Chapter 16
A Community of Tennessee Writers, Readers & Passersby

Remembering Rebecca

Rebecca Bain’s death is a deep loss to the Nashville literary community, as Humanities Tennessee’s Serenity Gerbman knows all too well

Rebecca Bain’s voice was with us in intimate spaces: inside our cars, around our kitchen tables, coming from the clock radio beside the bed in the morning. Hers was the cheerfully cajoling voice that led the radio pledge drive, that shared the morning news, and that delighted in announcing a new literary discovery.

During Rebecca’s thirty years at WPLN, Nashville’s public-radio station, hers was perhaps the most familiar voice in the city. As the station’s website noted in reporting her death on October 15, “there were few positions on air that Rebecca Bain didn’t fill at some point. She played classical music and reported the news, but she was best known for talking to authors.” During her years of hosting “The Fine Print,” a weekly author-interview program, Rebecca “always went into author interviews having read the entire book, cover to cover,” her colleagues at WPLN recall. “No summaries, no skimming.”

I was lucky to get to know Rebecca through my work as a program officer and then director of the Southern Festival of Books. Every year she would spend Festival weekend locked in her studio with all the authors who had lined up, waiting for the full Rebecca treatment. She knew books and loved them, and she was fascinated by the people who wrote them. When an author was booked on Rebecca’s show, he knew that she had read the book, written the questions, and prepared the ground for a meaningful conversation.

“The Fine Print” went off the air in 2006, but book publicists still ask me about Rebecca, wondering if her show would ever return to the air. Five years qualifies as an eon in twenty-first-century publicity, and these questions are a powerful testament to Rebecca’s talents and her reputation. Had “The Fine Print” been recorded during the age of the podcast, we might all now be downloading our favorite shows, listening again to the hundreds of interviews she conducted through the years. In this age of instant gratification, it seems absurd and antiquated that her voice, her whole career, exists somewhere in recordings inaccessible to us.

Many people may not know that just a year ago Rebecca launched a second career: after completing a master’s degree in her fifties, she was following a lifelong desire to be a high-school teacher. During her first few weeks in the classroom, Rebecca sent long emails to her friends, detailing with great humor and self-deprecation the collision of her ideals and the realities of the public-school system. In her second week in the classroom, she told this story:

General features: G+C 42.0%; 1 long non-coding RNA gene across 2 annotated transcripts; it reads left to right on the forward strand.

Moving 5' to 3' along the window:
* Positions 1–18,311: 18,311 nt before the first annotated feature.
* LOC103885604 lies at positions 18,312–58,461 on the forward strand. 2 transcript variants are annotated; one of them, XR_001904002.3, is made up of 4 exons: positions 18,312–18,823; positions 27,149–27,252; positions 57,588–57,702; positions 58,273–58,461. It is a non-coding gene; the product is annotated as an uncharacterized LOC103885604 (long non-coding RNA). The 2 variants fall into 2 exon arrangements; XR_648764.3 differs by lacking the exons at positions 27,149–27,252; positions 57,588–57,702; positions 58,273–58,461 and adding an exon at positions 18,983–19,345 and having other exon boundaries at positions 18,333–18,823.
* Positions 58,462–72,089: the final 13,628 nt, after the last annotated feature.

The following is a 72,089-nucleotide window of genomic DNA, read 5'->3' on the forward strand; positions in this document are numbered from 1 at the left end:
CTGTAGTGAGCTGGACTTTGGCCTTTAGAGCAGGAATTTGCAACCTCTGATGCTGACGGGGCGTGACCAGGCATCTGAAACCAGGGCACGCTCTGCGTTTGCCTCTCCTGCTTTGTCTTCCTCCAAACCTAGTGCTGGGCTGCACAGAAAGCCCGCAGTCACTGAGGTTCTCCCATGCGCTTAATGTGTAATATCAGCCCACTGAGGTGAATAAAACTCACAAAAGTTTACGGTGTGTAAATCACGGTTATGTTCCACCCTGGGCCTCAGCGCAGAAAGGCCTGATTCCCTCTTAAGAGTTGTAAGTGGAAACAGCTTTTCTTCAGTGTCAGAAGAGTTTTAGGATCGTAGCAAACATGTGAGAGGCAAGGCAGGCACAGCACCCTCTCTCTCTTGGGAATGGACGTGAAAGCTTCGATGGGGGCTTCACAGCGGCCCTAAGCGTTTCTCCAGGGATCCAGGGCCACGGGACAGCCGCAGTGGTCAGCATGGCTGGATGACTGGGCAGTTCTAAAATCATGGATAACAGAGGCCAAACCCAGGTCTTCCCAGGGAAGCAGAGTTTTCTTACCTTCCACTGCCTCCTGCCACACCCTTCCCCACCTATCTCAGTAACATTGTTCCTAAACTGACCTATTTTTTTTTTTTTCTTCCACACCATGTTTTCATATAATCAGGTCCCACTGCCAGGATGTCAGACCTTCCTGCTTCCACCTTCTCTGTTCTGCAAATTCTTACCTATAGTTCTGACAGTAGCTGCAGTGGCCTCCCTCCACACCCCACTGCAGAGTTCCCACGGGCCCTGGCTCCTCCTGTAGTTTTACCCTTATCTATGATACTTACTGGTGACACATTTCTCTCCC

I am beginning to understand my shortcomings and limitations. Yes, some of them will never appreciate the deliciousness of a word, or a phrase … but some who didn’t think they would will. That may be how I measure my success. Actually, I can already measure my success that way. All six of my classes were given the word “loquacious” as one of this week’s vocabulary words. They loved having a word to describe “too talkative.” I hear them use it in the halls all the time—“Girl, you just bein’ too loquacious ‘ bout that!” Ding, ding, ding and bingo! A score. Find words that help them define their own worlds, and you just might have a key to expanding their vocabularies.

Rebecca’s passion never changed. The voice that over the decades has educated and inspired thousands of Nashvillians to pick up a book continued to do so outside the public eye. She read Of Mice and Men aloud to her students—think of that!—and triumphed when a normally rowdy class listened raptly. How could they not?

She shared some of those triumphs, and also some of her frustrations, with me and the two other friends who joined us in the regular girls-night dinners we’d been holding for more than a decade, long enough for us all to feel invested in the tradition and a little proud that we’d kept it going through jobs, children, sickness, and other life changes. What I remember now, will always remember from those many happy occasions, is the way I was reminded each time just how pleasant it is to pass a few hours in good company.

And what good company Rebecca was. When she was working, her focus remained rightfully on the guest author, the star. But at the table, her tales were vivid and precise, her sense of humor wicked and absurd, her generosity matchless. She loved to hear a good story as much as she loved to tell one. When a member of our group returned from Europe last spring, she wanted every detail. And she recounted for us her own whirlwind trip to London. What riches it was for her to see Westminster Abbey, to experience the West End theater scene, to have tea in the place that invented tea time. She savored it when she lived it, and she savored it again in the telling.

But in the end, of course, it usually came back to books. On what turned out to be our last night together, she was reading Gabrielle Hamilton’s Blood, Bones and Butter: The Inadvertent Education of a Reluctant Chef. It had just come out and was already receiving critical raves. “Hurry and read it,” she urged me as we left the restaurant. “I can’t wait to talk about it.”